Dead code is code that isn't executed. You find it in the body of an if statement that checks for a condition that can't happen. You find it in the catch block of a try that never throws. You find it in little utility methods that are never called or switch/case conditions that never occur. The problem with dead code is that after awhile it starts to smell. The older it is, the stronger and sourer the odor becomes. This is because dead code is not completely updated when designs change. It still compiles, but it does not follow newer conventions or rules. It was written at a time when the system was different. When you find dead code, do the right thing. Give it a decent burial. Delete it from the system.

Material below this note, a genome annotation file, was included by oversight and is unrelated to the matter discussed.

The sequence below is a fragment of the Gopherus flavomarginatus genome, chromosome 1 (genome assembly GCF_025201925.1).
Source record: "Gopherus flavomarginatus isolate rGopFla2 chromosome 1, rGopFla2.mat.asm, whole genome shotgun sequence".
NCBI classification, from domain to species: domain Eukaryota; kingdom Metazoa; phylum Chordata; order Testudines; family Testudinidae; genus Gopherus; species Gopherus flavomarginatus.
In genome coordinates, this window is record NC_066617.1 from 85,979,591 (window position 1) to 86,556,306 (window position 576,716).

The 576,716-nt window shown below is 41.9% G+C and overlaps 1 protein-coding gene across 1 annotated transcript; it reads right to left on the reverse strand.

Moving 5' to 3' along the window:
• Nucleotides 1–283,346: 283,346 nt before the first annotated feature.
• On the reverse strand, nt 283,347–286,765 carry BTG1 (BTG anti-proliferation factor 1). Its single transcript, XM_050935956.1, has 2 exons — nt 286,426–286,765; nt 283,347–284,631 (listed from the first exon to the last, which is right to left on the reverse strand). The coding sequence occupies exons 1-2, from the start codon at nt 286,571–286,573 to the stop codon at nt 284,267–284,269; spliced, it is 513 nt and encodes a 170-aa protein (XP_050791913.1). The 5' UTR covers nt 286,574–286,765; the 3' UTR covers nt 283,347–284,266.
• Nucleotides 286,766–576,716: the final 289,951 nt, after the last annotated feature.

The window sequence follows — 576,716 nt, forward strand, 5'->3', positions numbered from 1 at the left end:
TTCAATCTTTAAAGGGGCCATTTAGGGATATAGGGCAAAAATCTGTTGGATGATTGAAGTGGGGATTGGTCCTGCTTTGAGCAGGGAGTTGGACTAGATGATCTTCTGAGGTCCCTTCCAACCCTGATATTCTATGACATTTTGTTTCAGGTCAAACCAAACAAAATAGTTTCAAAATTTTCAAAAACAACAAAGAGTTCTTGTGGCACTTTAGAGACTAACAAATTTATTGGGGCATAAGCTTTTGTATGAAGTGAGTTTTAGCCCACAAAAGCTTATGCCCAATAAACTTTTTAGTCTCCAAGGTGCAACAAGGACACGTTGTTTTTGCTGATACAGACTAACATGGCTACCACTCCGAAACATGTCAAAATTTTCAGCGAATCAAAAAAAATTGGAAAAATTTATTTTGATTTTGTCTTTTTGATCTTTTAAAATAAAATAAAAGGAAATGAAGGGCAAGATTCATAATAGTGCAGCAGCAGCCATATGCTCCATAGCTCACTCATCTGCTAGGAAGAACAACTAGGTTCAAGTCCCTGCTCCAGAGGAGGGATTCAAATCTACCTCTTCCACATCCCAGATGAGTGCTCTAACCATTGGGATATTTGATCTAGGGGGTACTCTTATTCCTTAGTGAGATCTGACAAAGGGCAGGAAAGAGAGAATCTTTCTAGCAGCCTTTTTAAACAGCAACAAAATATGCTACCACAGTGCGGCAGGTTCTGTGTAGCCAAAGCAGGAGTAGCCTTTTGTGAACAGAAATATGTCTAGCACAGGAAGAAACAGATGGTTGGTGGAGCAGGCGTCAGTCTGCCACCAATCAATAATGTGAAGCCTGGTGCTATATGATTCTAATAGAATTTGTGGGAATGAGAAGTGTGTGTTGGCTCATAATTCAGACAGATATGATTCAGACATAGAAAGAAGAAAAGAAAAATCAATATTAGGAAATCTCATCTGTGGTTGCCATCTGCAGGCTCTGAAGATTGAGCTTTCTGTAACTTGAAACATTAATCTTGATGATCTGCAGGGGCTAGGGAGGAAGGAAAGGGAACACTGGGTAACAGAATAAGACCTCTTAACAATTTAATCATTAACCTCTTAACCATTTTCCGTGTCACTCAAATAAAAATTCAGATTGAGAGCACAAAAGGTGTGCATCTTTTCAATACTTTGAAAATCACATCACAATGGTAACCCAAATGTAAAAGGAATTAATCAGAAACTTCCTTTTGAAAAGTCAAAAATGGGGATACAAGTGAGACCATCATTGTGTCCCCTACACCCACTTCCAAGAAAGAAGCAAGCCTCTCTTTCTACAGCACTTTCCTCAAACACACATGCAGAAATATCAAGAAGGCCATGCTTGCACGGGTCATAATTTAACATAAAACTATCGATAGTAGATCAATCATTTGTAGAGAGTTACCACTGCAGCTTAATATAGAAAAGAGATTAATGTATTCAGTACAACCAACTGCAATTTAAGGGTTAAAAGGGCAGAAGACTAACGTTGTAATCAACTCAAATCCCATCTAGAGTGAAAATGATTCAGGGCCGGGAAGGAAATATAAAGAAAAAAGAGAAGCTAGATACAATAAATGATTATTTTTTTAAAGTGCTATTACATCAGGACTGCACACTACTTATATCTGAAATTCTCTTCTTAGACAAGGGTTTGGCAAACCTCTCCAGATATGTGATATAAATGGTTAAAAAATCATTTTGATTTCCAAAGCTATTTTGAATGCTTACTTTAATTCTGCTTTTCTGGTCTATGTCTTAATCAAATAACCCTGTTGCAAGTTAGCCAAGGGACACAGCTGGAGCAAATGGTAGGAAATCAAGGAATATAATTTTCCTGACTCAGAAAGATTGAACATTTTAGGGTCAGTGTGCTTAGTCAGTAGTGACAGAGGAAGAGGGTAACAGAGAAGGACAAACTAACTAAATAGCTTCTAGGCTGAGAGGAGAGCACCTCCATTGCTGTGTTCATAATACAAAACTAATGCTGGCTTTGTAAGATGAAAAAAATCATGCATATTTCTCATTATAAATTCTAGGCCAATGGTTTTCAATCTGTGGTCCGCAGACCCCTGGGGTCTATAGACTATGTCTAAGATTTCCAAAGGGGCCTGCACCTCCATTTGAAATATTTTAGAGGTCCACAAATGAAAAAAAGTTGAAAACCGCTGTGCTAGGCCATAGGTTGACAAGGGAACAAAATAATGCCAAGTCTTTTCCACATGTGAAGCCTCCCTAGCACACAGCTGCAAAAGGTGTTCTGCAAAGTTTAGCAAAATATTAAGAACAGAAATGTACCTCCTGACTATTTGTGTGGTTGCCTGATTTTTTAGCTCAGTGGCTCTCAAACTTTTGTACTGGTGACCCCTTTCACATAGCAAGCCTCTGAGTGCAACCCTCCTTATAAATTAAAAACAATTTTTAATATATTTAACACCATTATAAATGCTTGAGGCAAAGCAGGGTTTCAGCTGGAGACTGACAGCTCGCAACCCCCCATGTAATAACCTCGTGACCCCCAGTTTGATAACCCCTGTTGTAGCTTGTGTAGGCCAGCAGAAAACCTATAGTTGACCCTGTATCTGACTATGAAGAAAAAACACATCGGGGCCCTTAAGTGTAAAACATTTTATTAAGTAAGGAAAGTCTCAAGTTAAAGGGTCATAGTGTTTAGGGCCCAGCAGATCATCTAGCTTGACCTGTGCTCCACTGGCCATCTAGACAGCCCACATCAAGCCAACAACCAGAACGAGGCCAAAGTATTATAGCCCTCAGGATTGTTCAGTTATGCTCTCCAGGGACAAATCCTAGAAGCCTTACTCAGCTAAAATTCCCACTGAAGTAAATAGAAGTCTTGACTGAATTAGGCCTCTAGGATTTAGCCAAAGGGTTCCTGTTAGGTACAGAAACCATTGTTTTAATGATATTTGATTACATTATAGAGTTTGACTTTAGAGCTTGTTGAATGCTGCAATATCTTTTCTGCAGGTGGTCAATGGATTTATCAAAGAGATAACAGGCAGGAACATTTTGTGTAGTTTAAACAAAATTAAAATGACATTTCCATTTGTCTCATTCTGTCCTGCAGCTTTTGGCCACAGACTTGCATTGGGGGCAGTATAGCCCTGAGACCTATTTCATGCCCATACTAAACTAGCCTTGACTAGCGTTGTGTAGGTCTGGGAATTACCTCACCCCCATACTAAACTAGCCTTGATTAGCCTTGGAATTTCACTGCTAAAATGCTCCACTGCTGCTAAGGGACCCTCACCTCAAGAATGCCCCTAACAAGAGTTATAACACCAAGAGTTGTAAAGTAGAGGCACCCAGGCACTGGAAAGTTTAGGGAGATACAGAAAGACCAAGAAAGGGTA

— Clean Code
by Robert Cecil Martin